In the Matter of New York Charter Schools Association, Inc., et al. Appellants,
Thomas P. DiNapoli, as Comptroller of the State of New York, et al., Respondents.
Joseph F. Wayland, for appellants.
Andrew D. Bing, for respondents.
New York State United Teachers, amicus curiae.
In this appeal, we are called upon to determine whether the Legislature violated article V, § 1 of the New York State Constitution when it assigned and directed the State Comptroller to audit charter schools. We hold that the Legislature exceeded its constitutional authority by delegating and directing the Comptroller to conduct audits of charter schools. Therefore, the order of the Appellate Division should be reversed.
In 1998, the Legislature enacted the New York Charter Schools Act (Act) thereby authorizing a system of charter schools to be created in New York State to provide
"opportunities for teachers, parents, and community members to establish and maintain schools that operate independently of existing schools and school districts" (1998 NY Senate-Assembly Bill Memorandum S-7881, A11466). The Legislature found that creating a charter schools system would have no fiscal impact on the State because the "[f]unds are provided for within [the] annual appropriation for school aid" (id.).
Charter schools are "within the public school system" (Education Law § 2850  [e]). Any child who is eligible for admission to a public school is qualified for admission to a charter school, and the charter school "shall enroll each eligible student who submits a timely application... unless the number of applications exceeds the capacity of the grade level or building" (Education Law § 2854  [b]). A charter school cannot charge tuition or fees, except to the extent that fees are charged by other public schools, and shall be nonsectarian in its programs, admission policies, employment practices and is forbidden from engaging in any form of discrimination (see Education Law § 2854  [a]) . Further, the Legislature has stated that "[t]he powers granted to a charter school under [the Act] constitute the performance of essential public purposes and governmental purposes of this state" (Education Law § 2853  [d]).
Under this Act, teachers, parents, school administrators, community residents or any combination thereof may submit an application to establish a charter school (see Education Law § 2581 ) . A charter school application may be filed in conjunction with a college, university, museum, educational institution, or a not-for-profit corporation exempt from taxation under paragraph 3 of subsection (c) of § 501 of the internal revenue code or for-profit business or corporate entity authorized to do business in New York (id.). A charter school application must be submitted to, and receive approval from, a "charter entity" (see Education Law § 2851 ). The Act defines a "charter entity" as (1) the State Board of Regents; (2) the Board of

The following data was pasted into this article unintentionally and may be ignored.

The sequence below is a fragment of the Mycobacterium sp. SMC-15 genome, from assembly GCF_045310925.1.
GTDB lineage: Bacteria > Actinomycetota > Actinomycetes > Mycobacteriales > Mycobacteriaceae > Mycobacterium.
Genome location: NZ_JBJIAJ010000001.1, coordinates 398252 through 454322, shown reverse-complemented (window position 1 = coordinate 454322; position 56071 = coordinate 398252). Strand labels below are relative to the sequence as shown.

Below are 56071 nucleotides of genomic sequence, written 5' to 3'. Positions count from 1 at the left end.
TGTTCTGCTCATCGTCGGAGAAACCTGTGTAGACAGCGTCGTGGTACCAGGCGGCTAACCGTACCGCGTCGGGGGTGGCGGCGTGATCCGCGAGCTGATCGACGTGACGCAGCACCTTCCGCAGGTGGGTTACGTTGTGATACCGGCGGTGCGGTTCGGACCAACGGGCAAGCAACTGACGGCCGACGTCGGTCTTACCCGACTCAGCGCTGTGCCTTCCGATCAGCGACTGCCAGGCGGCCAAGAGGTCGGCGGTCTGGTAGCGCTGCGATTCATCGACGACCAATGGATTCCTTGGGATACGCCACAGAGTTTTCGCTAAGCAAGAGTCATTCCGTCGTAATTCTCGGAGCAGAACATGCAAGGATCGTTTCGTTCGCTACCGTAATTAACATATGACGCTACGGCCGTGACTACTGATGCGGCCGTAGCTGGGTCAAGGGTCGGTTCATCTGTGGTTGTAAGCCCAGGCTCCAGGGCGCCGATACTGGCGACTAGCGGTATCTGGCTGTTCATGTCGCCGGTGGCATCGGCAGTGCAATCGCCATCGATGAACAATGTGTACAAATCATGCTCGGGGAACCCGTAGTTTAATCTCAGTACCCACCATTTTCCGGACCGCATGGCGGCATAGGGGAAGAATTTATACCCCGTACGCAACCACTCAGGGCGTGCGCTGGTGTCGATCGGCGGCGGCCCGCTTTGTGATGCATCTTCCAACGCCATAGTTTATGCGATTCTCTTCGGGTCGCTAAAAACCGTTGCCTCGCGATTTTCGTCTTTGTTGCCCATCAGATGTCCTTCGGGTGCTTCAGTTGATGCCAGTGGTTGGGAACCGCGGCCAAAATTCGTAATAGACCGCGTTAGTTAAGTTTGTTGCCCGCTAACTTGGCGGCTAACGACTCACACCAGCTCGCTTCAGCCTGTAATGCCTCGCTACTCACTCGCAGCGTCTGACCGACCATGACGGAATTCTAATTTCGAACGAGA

Trustees of the State University of New York; (3) the board of education of a school district that encompasses the geographical boundary in which the charter school will operate; or (4) if the charter school is to be located within the City of New York, the Chancellor of the city school district (id.).
Education Law § 2851 (2) states that the application must specify information, such as its mission statement, a description of an educational program and a description of student achievement goals that meet or exceed the student performance standards adopted by the Board of Regents for other public schools. Further, the application must provide a proposed budget and fiscal plan for the school, including supporting evidence that the fiscal plan is sound and that sufficient start-up funds will be available to the charter school (id.). Education Law § 2851 (2) also provides that the charter school application disclose its requirements and procedures for conducting at a minimum annual programmatic and independent fiscal audits, that are comparable in scope to audits of other public schools.